ROME — Ten dollars a gallon may seem unthinkable to American drivers still smarting from the spike in gas prices to around $4 a gallon. But that was nearly the price that Marco Annarumi faced recently when filling his Jeep on his way home from work.

"It hasn't changed my driving at all — not a bit — I just have to work harder," he said with seeming indifference.

High oil prices and high taxes on gas pushed the average price of gasoline to new heights in much of Europe this summer. Yet transportation experts in this laboratory of sky-high fuel prices say many Europeans, out of necessity, habit or love, have proved surprisingly willing to bear the extra cost of driving. That raises questions as to how effective high prices by themselves can be in achieving the ambitious targets for reducing carbon dioxide emissions that European leaders have committed themselves to meeting.

Gas prices have persuaded some people to drive less. Traffic on the Eurostar train that links London and Paris was up 21 percent in the first three months of 2008. Gas purchases in Italy dropped 10 percent compared with the year before. Sales of gas-guzzling sport utility vehicles have plunged across the continent, just as they have in the United States.

But, at least so far, there are few signs of the wholesale shift away from current driving habits that environmental economists contend is needed for European countries to meet emissions control targets. The U.N. Intergovernmental Panel on Climate Change says meeting the targets is crucial if the world is to prevent the worst effects of global warming. Rental car companies say their business is up this summer. Many consumers appear willing to economize in other parts of their lives — eliminating vacations, movies, even birthday gifts — before choosing not to drive.

"We do see reports of a significant change in the types of cars people are buying, but I've been mostly surprised at the lack of a reaction," said Peder Jensen, a transportation expert at the European Union's European Environment Agency in Copenhagen. "One had hoped that these prices would deter driving, but people have coped better than we hoped they would."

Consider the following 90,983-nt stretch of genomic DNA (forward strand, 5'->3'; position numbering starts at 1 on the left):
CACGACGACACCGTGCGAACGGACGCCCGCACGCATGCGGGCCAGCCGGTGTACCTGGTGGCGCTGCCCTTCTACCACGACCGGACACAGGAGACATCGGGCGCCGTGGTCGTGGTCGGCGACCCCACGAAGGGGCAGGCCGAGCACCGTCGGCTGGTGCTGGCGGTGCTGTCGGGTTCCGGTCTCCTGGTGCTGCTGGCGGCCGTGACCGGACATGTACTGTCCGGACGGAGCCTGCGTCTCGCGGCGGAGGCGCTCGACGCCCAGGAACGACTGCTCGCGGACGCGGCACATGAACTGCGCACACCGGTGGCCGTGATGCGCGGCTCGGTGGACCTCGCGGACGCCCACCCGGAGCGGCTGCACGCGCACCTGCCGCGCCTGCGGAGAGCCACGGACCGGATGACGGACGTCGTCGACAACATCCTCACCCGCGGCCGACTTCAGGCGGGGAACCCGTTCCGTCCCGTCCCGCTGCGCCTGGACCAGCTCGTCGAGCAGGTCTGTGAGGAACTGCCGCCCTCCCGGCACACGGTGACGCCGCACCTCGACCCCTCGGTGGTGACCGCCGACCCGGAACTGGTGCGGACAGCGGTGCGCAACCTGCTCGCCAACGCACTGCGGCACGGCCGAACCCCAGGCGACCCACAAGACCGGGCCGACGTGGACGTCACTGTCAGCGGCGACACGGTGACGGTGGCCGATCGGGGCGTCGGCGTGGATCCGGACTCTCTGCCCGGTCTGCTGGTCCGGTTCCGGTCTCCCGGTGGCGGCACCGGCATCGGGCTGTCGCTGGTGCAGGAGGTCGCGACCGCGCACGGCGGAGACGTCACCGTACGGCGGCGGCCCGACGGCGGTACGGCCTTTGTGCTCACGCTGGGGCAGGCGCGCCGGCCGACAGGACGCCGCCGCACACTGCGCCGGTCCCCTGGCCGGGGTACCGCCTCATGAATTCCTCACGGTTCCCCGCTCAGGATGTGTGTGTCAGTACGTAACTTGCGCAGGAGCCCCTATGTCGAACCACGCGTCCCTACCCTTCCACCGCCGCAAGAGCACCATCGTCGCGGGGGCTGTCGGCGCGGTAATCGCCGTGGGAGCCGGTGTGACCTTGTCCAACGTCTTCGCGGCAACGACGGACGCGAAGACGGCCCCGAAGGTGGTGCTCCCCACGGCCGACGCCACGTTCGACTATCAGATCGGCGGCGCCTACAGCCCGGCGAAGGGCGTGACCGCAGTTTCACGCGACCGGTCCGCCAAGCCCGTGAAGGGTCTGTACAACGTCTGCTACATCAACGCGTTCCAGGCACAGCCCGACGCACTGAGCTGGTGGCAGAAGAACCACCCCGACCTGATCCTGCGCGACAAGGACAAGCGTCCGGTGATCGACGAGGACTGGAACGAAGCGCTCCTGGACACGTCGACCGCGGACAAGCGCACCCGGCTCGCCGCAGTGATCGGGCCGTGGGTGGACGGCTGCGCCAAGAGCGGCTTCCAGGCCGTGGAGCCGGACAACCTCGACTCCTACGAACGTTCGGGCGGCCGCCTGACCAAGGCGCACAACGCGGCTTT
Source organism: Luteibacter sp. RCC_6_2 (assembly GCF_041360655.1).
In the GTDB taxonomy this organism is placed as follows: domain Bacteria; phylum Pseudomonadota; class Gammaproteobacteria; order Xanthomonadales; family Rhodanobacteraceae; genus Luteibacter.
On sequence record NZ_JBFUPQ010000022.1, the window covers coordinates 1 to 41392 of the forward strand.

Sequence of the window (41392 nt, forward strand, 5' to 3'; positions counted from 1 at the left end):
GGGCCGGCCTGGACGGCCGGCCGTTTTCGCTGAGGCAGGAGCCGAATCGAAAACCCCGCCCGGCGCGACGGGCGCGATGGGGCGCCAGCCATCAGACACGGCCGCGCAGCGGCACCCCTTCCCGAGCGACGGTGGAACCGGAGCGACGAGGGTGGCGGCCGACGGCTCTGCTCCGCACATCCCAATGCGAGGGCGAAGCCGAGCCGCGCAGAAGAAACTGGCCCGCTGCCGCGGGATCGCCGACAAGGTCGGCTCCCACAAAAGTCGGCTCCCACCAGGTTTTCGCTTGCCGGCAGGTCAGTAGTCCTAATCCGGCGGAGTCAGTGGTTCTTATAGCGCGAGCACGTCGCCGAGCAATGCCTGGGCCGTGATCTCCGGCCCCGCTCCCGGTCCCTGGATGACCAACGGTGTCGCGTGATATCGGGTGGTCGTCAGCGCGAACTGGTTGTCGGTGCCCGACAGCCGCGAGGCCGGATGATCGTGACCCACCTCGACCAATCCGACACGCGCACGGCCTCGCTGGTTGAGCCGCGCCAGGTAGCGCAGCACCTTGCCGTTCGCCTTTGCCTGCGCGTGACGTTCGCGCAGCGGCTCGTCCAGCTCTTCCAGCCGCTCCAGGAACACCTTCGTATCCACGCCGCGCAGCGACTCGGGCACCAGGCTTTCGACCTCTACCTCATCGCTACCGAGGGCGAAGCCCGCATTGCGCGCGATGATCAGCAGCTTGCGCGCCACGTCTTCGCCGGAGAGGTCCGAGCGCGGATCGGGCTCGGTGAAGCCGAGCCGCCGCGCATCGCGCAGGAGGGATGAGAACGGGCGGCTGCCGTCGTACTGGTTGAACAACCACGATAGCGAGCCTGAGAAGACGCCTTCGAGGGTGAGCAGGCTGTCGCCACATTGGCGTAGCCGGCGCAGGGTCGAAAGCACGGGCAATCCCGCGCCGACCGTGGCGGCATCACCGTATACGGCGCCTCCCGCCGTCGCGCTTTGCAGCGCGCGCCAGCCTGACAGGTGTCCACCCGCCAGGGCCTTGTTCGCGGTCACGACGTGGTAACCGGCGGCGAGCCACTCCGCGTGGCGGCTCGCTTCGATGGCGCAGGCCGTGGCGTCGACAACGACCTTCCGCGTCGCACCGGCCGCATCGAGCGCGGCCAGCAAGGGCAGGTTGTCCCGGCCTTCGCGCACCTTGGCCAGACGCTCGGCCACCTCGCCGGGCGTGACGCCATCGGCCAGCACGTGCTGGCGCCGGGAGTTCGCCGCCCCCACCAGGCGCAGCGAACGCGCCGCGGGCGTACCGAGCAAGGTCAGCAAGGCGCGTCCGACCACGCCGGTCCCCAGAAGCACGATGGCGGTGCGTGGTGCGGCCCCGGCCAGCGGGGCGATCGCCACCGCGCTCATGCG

Although new car sales in both Europe and the United States have slumped this year, the number of cars per person has continued to rise, partly because many people now have more than one car, according to statistics from the Organization for Economic Cooperation and Development.

Partly because of high gas prices here, European cars are already far more efficient than those sold in the United States. The average new European car gets 40 miles to the gallon, double the average for new cars sold in the United States. Even so, total carbon emissions from all forms of transportation in Europe are rising. They are about a quarter higher today than they were 20 years ago, while emissions from industry have declined in the same period.

The European Union has committed to reducing its overall carbon dioxide emissions by at least 20 percent by 2020 and by half by 2050. To achieve those goals the region will have to curb auto emissions, most likely through changes in car design, fuel types, traffic control and driving habits.

"We believe that CO2 from personal transport has to be decreased in a holistic way, with contributions from all sectors — no one thing will bring levels down," said Ivan Hodac, secretary-general of the European Automobile Manufacturers' Association in Brussels. He said that if all sides cooperated, levels could come down 25 percent in the next five to seven years.

The industry is investing heavily in improving the fuel efficiency of conventional cars as well as in designing hybrids and vehicles powered by alternative fuels like electricity and hydrogen, Hodac said. But these design changes will take at least five years to come to market, and will not solve emissions problems on their own, he added.